What is lupus?
Lupus is an autoimmune condition where the immune system - whose job is to fight foreign substances in the body, like bacteria and viruses - mistakenly attacks healthy tissues. If you have lupus it may affect 2 or 3 parts of your body including joints, skin, kidneys, lungs, heart, and brain.
Up to 50,000 people are thought to have lupus, according to Lupus UK. Around 90% of people with lupus are women, usually aged between 15 and 50. People of African-Caribbean, Chinese, and Asian descent are more likely to develop lupus than white (Caucasian) people.
Lupus can cause symptoms including fatigue, skin rashes, joint pain and swelling. Lupus symptoms are shared with other conditions, which can make it hard to diagnose. The symptoms can be mild but may be life-threatening.
The causes of lupus are still poorly understood, but it is thought to be due to genetic and environmental factors.
Who gets lupus?
Scientists think a woman's hormones may have something to do with women getting lupus. However, it is important to remember that men and older people can get it too.
Black patients tend to develop lupus at a younger age and have more symptoms at diagnosis - including kidney problems. They also tend to have more severe disease than white people. For example, black patients have more seizures and strokes.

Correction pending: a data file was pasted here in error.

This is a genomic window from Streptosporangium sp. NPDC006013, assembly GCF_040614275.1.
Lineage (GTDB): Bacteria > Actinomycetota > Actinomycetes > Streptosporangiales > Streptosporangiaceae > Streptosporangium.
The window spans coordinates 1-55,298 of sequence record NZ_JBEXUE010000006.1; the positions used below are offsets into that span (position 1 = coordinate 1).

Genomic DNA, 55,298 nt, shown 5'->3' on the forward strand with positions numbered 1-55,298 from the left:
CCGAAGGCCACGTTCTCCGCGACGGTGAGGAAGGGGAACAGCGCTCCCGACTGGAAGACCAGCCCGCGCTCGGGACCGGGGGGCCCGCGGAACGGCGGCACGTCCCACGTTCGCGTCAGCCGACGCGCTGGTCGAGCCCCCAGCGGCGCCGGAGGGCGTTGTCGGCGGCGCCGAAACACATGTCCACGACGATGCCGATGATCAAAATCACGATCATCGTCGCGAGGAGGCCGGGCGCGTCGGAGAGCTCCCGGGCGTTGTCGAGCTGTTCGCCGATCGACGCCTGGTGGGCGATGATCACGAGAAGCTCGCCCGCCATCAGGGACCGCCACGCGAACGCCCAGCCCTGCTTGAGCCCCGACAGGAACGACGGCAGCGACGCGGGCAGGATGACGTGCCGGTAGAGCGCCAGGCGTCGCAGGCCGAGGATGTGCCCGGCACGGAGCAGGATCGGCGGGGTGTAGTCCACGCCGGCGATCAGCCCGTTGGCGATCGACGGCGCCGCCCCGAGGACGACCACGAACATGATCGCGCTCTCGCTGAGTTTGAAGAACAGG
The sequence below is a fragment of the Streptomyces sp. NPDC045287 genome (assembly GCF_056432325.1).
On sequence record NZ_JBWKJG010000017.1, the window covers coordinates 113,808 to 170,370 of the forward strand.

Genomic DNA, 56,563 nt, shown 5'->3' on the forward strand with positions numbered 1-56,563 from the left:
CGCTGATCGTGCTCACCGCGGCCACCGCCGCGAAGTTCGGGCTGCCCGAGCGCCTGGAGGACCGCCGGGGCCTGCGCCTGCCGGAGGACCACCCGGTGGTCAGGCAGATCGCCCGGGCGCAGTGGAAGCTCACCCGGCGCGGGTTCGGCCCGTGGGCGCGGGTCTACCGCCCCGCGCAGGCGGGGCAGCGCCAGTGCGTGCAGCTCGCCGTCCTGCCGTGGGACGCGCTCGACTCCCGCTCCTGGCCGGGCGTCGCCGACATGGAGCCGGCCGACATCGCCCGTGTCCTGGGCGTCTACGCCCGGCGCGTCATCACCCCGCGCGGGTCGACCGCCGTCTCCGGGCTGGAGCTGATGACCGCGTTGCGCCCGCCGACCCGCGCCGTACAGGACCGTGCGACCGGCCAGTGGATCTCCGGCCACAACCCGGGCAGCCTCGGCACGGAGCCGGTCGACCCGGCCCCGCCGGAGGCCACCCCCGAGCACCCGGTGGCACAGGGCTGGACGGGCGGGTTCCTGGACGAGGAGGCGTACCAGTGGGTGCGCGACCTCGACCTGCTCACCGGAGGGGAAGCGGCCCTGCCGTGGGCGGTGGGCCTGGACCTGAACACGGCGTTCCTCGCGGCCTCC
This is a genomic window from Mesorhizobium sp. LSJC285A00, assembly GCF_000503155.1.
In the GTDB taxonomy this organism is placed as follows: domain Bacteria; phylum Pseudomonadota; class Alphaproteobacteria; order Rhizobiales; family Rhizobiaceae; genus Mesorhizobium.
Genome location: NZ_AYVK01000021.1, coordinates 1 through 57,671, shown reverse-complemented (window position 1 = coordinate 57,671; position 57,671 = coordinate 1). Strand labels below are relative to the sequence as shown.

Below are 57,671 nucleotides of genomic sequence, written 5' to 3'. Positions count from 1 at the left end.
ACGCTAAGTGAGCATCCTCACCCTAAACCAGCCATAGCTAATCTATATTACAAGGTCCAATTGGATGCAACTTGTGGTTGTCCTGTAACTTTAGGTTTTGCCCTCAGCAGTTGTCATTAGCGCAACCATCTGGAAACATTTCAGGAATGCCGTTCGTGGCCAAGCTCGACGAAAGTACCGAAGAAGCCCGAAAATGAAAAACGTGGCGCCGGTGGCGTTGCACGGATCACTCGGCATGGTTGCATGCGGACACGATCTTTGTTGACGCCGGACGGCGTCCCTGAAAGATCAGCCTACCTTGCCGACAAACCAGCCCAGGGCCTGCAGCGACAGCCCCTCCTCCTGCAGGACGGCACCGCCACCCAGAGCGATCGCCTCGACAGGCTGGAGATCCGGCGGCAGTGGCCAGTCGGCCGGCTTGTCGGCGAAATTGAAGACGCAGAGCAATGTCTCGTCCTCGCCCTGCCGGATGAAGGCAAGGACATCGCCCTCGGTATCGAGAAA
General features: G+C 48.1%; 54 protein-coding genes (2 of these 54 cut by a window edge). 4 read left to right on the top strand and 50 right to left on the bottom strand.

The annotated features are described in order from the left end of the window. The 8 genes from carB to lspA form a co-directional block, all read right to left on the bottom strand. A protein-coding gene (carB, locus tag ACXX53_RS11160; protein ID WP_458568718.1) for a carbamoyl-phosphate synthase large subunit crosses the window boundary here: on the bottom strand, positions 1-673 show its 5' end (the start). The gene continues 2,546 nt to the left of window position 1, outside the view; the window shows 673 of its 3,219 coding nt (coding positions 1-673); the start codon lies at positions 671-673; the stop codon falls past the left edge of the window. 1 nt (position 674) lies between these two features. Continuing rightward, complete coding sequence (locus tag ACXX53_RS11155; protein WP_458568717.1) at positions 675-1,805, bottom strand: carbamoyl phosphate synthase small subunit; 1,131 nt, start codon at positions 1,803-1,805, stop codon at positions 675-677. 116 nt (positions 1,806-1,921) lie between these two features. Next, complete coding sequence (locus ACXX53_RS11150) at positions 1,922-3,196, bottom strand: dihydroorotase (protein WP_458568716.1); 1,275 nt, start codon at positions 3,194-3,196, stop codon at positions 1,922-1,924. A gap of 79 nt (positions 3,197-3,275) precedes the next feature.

It is less common for children under the age of 15 to have lupus. One exception is babies born to women with lupus. These children may have heart, liver, or skin problems caused by lupus. With good care, most women with lupus can have a normal pregnancy and a healthy baby.
Types of lupus
The 3 main types of lupus are:
- Systemic lupus erythematosus (SLE) - This condition is the most common form of lupus and is what most people mean when they refer to lupus. The word 'systemic' means that the disease can involve many parts of the body and any organ. It can affect a person’s quality of life through pain, fatigue, and associated depression and anxiety. SLE symptoms can be mild or severe.
- Discoid lupus erythematosus (DLE) - Discoid lupus erythematosus is typically a milder type of lupus that usually only affects the skin. Symptoms include red, circular, scaly marks on the skin, hair loss and bald patches. A person with DLE may have to avoid direct sunlight.
- Drug-induced lupus - More than 100 medications are known to cause lupus symptoms in some people. It is similar to SLE, but symptoms are usually milder. These usually stop if the medication is stopped or changed after seeking medical advice.
What causes lupus?
It is not known exactly what causes lupus. There is no cure, but in most cases lupus can be managed. Lupus sometimes seems to run in families, which suggests the disease may be hereditary. Researchers have identified a number of genes that appear to make a person more likely to develop the disease. It is not just a question of genes though. The environment, sunlight, stress, and certain drugs may trigger symptoms in some people. Other people who have similar genetic backgrounds may not get any signs or symptoms of the disease. Researchers are trying to find out why.